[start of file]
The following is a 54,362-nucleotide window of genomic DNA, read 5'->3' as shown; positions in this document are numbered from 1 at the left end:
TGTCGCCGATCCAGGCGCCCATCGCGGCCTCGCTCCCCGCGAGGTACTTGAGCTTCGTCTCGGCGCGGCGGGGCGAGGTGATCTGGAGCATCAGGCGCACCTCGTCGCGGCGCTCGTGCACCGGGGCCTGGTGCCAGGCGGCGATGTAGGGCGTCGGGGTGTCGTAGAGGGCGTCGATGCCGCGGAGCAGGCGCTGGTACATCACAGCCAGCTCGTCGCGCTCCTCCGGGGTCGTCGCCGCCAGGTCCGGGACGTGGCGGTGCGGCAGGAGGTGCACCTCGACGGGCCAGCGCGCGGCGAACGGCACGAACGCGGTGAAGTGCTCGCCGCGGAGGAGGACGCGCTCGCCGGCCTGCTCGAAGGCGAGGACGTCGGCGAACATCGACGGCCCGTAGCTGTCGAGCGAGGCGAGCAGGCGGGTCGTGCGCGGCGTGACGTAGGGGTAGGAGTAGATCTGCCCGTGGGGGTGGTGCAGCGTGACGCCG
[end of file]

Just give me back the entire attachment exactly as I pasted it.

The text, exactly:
The following is a 54,362-nucleotide window of genomic DNA, read 5'->3' as shown; positions in this document are numbered from 1 at the left end:
TGTCGCCGATCCAGGCGCCCATCGCGGCCTCGCTCCCCGCGAGGTACTTGAGCTTCGTCTCGGCGCGGCGGGGCGAGGTGATCTGGAGCATCAGGCGCACCTCGTCGCGGCGCTCGTGCACCGGGGCCTGGTGCCAGGCGGCGATGTAGGGCGTCGGGGTGTCGTAGAGGGCGTCGATGCCGCGGAGCAGGCGCTGGTACATCACAGCCAGCTCGTCGCGCTCCTCCGGGGTCGTCGCCGCCAGGTCCGGGACGTGGCGGTGCGGCAGGAGGTGCACCTCGACGGGCCAGCGCGCGGCGAACGGCACGAACGCGGTGAAGTGCTCGCCGCGGAGGAGGACGCGCTCGCCGGCCTGCTCGAAGGCGAGGACGTCGGCGAACATCGACGGCCCGTAGCTGTCGAGCGAGGCGAGCAGGCGGGTCGTGCGCGGCGTGACGTAGGGGTAGGAGTAGATCTGCCCGTGGGGGTGGTGCAGCGTGACGCCG